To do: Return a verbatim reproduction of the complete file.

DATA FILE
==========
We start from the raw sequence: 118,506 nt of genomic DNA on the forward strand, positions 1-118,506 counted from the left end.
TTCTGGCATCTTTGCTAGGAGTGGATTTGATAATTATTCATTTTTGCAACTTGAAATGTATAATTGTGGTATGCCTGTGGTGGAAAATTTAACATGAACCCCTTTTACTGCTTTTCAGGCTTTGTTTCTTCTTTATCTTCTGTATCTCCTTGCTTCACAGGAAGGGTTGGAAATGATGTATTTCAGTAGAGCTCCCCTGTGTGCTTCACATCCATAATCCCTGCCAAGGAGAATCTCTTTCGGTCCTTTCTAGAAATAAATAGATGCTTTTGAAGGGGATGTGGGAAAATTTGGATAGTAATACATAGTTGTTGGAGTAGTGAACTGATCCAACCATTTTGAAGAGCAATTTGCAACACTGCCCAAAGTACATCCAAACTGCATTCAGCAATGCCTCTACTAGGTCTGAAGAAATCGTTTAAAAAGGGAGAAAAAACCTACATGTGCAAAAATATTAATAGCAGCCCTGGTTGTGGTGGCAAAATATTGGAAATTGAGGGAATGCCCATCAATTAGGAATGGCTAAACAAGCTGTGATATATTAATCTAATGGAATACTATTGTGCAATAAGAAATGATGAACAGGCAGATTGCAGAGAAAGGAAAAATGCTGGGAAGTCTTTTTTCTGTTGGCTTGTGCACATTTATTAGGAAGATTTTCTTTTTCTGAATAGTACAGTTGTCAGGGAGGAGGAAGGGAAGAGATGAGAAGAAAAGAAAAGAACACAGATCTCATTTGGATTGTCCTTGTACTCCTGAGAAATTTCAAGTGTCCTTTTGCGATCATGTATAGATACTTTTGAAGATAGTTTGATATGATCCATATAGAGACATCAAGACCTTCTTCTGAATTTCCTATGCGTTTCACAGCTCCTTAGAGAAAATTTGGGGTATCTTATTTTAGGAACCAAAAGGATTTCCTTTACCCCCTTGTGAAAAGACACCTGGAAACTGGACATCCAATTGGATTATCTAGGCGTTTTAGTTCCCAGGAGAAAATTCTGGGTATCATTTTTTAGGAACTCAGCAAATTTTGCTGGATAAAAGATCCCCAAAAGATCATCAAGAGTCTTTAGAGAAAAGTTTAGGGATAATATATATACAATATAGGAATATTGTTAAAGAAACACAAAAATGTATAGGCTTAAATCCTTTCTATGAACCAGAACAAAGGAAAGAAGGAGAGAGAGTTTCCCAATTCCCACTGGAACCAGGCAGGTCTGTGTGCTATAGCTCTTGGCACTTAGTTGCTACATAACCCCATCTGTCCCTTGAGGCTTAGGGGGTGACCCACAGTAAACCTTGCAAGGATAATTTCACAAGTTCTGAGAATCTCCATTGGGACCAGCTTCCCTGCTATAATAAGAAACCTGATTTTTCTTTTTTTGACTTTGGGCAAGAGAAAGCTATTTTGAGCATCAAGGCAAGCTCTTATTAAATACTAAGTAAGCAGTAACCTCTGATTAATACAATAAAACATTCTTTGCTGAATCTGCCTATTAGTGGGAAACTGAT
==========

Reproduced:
We start from the raw sequence: 118,506 nt of genomic DNA on the forward strand, positions 1-118,506 counted from the left end.
TTCTGGCATCTTTGCTAGGAGTGGATTTGATAATTATTCATTTTTGCAACTTGAAATGTATAATTGTGGTATGCCTGTGGTGGAAAATTTAACATGAACCCCTTTTACTGCTTTTCAGGCTTTGTTTCTTCTTTATCTTCTGTATCTCCTTGCTTCACAGGAAGGGTTGGAAATGATGTATTTCAGTAGAGCTCCCCTGTGTGCTTCACATCCATAATCCCTGCCAAGGAGAATCTCTTTCGGTCCTTTCTAGAAATAAATAGATGCTTTTGAAGGGGATGTGGGAAAATTTGGATAGTAATACATAGTTGTTGGAGTAGTGAACTGATCCAACCATTTTGAAGAGCAATTTGCAACACTGCCCAAAGTACATCCAAACTGCATTCAGCAATGCCTCTACTAGGTCTGAAGAAATCGTTTAAAAAGGGAGAAAAAACCTACATGTGCAAAAATATTAATAGCAGCCCTGGTTGTGGTGGCAAAATATTGGAAATTGAGGGAATGCCCATCAATTAGGAATGGCTAAACAAGCTGTGATATATTAATCTAATGGAATACTATTGTGCAATAAGAAATGATGAACAGGCAGATTGCAGAGAAAGGAAAAATGCTGGGAAGTCTTTTTTCTGTTGGCTTGTGCACATTTATTAGGAAGATTTTCTTTTTCTGAATAGTACAGTTGTCAGGGAGGAGGAAGGGAAGAGATGAGAAGAAAAGAAAAGAACACAGATCTCATTTGGATTGTCCTTGTACTCCTGAGAAATTTCAAGTGTCCTTTTGCGATCATGTATAGATACTTTTGAAGATAGTTTGATATGATCCATATAGAGACATCAAGACCTTCTTCTGAATTTCCTATGCGTTTCACAGCTCCTTAGAGAAAATTTGGGGTATCTTATTTTAGGAACCAAAAGGATTTCCTTTACCCCCTTGTGAAAAGACACCTGGAAACTGGACATCCAATTGGATTATCTAGGCGTTTTAGTTCCCAGGAGAAAATTCTGGGTATCATTTTTTAGGAACTCAGCAAATTTTGCTGGATAAAAGATCCCCAAAAGATCATCAAGAGTCTTTAGAGAAAAGTTTAGGGATAATATATATACAATATAGGAATATTGTTAAAGAAACACAAAAATGTATAGGCTTAAATCCTTTCTATGAACCAGAACAAAGGAAAGAAGGAGAGAGAGTTTCCCAATTCCCACTGGAACCAGGCAGGTCTGTGTGCTATAGCTCTTGGCACTTAGTTGCTACATAACCCCATCTGTCCCTTGAGGCTTAGGGGGTGACCCACAGTAAACCTTGCAAGGATAATTTCACAAGTTCTGAGAATCTCCATTGGGACCAGCTTCCCTGCTATAATAAGAAACCTGATTTTTCTTTTTTTGACTTTGGGCAAGAGAAAGCTATTTTGAGCATCAAGGCAAGCTCTTATTAAATACTAAGTAAGCAGTAACCTCTGATTAATACAATAAAACATTCTTTGCTGAATCTGCCTATTAGTGGGAAACTGAT